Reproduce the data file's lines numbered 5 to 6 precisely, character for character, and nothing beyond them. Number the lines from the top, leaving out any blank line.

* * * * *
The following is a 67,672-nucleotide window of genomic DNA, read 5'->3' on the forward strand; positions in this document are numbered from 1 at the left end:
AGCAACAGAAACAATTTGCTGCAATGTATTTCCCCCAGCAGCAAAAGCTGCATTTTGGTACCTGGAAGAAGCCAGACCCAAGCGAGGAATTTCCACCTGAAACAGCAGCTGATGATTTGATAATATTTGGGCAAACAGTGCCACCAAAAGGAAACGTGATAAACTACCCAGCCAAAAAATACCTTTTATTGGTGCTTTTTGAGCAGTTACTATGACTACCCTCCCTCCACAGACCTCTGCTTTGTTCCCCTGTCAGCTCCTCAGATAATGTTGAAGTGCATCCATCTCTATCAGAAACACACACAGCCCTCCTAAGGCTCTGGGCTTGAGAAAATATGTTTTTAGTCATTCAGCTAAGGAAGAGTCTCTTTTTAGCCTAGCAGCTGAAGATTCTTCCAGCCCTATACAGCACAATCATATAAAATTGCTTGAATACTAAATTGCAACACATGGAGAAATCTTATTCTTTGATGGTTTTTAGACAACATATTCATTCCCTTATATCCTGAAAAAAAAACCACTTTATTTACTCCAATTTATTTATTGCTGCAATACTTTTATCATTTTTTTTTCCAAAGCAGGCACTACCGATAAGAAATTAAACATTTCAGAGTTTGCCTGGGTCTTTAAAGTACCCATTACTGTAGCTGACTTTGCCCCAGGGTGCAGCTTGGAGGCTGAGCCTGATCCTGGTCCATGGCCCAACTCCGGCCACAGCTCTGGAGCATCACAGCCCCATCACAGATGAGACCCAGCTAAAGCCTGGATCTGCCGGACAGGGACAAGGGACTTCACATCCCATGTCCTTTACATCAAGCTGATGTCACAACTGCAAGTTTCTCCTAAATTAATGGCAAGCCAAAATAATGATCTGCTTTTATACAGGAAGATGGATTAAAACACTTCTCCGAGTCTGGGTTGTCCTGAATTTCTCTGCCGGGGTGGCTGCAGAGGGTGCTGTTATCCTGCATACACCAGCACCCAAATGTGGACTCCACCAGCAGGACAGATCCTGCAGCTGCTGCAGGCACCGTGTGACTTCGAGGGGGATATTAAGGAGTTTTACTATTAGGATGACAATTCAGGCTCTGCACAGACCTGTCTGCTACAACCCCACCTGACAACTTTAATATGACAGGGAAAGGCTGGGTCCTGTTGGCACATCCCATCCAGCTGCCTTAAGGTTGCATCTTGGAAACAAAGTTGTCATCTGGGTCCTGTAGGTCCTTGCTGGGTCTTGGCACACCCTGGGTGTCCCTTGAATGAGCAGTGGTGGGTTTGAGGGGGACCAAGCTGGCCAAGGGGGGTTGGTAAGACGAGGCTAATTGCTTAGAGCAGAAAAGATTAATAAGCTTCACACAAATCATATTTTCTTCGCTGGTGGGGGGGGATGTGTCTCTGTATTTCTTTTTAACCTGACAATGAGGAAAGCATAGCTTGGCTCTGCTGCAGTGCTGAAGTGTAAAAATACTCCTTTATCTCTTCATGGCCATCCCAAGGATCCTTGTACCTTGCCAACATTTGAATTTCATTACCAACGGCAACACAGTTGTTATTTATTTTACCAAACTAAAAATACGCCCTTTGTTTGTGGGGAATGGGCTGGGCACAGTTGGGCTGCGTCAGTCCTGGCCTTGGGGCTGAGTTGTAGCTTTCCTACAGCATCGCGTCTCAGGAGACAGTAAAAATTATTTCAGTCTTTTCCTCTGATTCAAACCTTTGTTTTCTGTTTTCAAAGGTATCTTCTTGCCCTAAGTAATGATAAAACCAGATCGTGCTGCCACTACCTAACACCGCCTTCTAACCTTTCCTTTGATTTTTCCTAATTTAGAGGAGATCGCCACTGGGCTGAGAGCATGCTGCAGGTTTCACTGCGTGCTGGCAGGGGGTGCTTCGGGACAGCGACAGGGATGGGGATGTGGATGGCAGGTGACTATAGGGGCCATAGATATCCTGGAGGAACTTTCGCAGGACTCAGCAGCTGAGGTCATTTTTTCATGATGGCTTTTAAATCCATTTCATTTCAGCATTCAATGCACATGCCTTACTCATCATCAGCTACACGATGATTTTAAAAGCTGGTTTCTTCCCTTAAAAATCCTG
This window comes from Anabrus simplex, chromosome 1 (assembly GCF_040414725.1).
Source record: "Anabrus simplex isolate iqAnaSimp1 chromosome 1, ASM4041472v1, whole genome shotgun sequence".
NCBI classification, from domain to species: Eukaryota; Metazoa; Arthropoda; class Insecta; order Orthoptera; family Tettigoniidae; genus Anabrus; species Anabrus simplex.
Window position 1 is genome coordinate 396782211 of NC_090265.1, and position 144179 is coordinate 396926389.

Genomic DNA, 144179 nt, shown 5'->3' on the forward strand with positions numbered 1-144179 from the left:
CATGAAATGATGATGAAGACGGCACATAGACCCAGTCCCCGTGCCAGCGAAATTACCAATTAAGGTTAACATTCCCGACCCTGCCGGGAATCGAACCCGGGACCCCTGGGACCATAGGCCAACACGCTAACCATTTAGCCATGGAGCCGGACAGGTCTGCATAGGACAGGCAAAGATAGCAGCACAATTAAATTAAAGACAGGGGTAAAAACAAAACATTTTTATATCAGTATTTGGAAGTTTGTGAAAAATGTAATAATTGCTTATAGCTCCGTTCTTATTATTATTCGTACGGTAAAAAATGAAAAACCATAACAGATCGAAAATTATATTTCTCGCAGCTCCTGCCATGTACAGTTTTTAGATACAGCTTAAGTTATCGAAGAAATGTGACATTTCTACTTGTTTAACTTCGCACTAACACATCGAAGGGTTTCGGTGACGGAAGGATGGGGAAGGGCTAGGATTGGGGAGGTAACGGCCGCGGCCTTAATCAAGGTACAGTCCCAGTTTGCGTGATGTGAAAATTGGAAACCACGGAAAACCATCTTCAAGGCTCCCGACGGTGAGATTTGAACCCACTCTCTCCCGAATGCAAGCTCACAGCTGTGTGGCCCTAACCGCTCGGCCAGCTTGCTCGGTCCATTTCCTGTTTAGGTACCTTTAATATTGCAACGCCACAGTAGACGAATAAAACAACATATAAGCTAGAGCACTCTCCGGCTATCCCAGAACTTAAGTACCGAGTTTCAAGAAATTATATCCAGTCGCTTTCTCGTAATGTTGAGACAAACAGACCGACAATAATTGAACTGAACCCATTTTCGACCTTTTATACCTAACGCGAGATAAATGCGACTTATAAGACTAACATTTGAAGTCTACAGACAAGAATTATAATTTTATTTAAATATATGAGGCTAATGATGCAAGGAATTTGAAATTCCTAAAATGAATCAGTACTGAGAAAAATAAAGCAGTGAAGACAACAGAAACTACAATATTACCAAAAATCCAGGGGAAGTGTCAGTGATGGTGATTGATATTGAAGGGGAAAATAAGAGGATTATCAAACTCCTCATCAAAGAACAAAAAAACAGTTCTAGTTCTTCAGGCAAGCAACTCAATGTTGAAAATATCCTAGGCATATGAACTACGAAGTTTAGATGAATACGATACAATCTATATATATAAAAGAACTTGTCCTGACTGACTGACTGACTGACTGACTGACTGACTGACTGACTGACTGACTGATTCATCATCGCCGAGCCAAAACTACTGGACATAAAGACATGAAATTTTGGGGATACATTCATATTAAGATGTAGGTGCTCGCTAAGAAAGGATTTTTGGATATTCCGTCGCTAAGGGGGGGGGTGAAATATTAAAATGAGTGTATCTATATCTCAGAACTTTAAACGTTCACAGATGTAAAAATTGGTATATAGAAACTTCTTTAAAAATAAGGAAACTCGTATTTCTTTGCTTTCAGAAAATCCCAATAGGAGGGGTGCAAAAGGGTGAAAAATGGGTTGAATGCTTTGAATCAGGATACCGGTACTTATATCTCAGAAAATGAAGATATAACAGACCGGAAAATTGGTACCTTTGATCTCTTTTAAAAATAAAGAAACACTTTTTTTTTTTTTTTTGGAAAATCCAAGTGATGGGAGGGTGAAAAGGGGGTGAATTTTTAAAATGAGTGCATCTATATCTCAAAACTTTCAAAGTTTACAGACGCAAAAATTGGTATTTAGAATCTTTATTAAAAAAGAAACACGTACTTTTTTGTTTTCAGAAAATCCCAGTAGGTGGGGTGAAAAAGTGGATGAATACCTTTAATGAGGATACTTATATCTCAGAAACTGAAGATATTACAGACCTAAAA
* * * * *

NCBI classification, from domain to species: Eukaryota; Metazoa; Arthropoda; class Insecta; order Orthoptera; family Tettigoniidae; genus Anabrus; species Anabrus simplex.
Window position 1 is genome coordinate 396782211 of NC_090265.1, and position 144179 is coordinate 396926389.